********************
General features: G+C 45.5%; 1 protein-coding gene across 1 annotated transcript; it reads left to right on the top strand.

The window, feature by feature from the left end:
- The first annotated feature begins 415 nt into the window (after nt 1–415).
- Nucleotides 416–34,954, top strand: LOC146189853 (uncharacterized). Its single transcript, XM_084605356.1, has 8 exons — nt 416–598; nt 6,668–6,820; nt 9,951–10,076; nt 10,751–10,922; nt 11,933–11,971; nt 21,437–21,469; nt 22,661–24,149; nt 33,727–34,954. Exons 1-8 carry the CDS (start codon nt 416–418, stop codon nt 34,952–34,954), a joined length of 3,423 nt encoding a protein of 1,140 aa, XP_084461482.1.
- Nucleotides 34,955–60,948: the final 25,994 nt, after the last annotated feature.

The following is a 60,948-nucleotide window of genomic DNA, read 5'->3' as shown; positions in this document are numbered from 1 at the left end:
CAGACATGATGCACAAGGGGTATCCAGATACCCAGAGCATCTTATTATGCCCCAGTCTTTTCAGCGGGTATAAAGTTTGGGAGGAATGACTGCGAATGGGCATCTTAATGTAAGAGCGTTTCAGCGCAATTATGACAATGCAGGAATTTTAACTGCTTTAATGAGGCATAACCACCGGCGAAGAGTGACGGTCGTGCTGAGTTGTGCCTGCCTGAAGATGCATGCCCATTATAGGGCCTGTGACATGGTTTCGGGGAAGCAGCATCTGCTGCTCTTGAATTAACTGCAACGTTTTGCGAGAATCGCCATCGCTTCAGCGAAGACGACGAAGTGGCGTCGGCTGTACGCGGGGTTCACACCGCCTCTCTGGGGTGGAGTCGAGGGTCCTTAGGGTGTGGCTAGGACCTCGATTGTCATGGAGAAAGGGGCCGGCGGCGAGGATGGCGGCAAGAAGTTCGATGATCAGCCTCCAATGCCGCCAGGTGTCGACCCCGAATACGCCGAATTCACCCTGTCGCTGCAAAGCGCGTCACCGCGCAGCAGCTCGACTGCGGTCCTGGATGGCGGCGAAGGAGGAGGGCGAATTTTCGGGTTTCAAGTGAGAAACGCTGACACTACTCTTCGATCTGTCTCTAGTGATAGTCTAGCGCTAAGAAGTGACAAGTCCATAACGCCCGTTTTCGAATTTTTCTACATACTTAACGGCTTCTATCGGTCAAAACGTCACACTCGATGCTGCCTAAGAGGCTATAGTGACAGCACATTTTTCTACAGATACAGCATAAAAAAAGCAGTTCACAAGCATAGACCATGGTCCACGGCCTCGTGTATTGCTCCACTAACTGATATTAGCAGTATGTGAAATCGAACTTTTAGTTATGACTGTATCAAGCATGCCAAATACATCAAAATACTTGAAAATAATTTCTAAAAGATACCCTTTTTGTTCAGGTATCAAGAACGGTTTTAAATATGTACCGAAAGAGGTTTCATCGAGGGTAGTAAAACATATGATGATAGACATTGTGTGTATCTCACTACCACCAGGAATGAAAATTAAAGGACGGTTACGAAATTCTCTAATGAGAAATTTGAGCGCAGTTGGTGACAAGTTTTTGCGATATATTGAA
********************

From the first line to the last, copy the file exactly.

General features: G+C 45.5%; 1 protein-coding gene across 1 annotated transcript; it reads left to right on the top strand.

The window, feature by feature from the left end:
- The first annotated feature begins 415 nt into the window (after nt 1–415).
- Nucleotides 416–34,954, top strand: LOC146189853 (uncharacterized). Its single transcript, XM_084605356.1, has 8 exons — nt 416–598; nt 6,668–6,820; nt 9,951–10,076; nt 10,751–10,922; nt 11,933–11,971; nt 21,437–21,469; nt 22,661–24,149; nt 33,727–34,954. Exons 1-8 carry the CDS (start codon nt 416–418, stop codon nt 34,952–34,954), a joined length of 3,423 nt encoding a protein of 1,140 aa, XP_084461482.1.
- Nucleotides 34,955–60,948: the final 25,994 nt, after the last annotated feature.

The following is a 60,948-nucleotide window of genomic DNA, read 5'->3' as shown; positions in this document are numbered from 1 at the left end:
CAGACATGATGCACAAGGGGTATCCAGATACCCAGAGCATCTTATTATGCCCCAGTCTTTTCAGCGGGTATAAAGTTTGGGAGGAATGACTGCGAATGGGCATCTTAATGTAAGAGCGTTTCAGCGCAATTATGACAATGCAGGAATTTTAACTGCTTTAATGAGGCATAACCACCGGCGAAGAGTGACGGTCGTGCTGAGTTGTGCCTGCCTGAAGATGCATGCCCATTATAGGGCCTGTGACATGGTTTCGGGGAAGCAGCATCTGCTGCTCTTGAATTAACTGCAACGTTTTGCGAGAATCGCCATCGCTTCAGCGAAGACGACGAAGTGGCGTCGGCTGTACGCGGGGTTCACACCGCCTCTCTGGGGTGGAGTCGAGGGTCCTTAGGGTGTGGCTAGGACCTCGATTGTCATGGAGAAAGGGGCCGGCGGCGAGGATGGCGGCAAGAAGTTCGATGATCAGCCTCCAATGCCGCCAGGTGTCGACCCCGAATACGCCGAATTCACCCTGTCGCTGCAAAGCGCGTCACCGCGCAGCAGCTCGACTGCGGTCCTGGATGGCGGCGAAGGAGGAGGGCGAATTTTCGGGTTTCAAGTGAGAAACGCTGACACTACTCTTCGATCTGTCTCTAGTGATAGTCTAGCGCTAAGAAGTGACAAGTCCATAACGCCCGTTTTCGAATTTTTCTACATACTTAACGGCTTCTATCGGTCAAAACGTCACACTCGATGCTGCCTAAGAGGCTATAGTGACAGCACATTTTTCTACAGATACAGCATAAAAAAAGCAGTTCACAAGCATAGACCATGGTCCACGGCCTCGTGTATTGCTCCACTAACTGATATTAGCAGTATGTGAAATCGAACTTTTAGTTATGACTGTATCAAGCATGCCAAATACATCAAAATACTTGAAAATAATTTCTAAAAGATACCCTTTTTGTTCAGGTATCAAGAACGGTTTTAAATATGTACCGAAAGAGGTTTCATCGAGGGTAGTAAAACATATGATGATAGACATTGTGTGTATCTCACTACCACCAGGAATGAAAATTAAAGGACGGTTACGAAATTCTCTAATGAGAAATTTGAGCGCAGTTGGTGACAAGTTTTTGCGATATATTGAA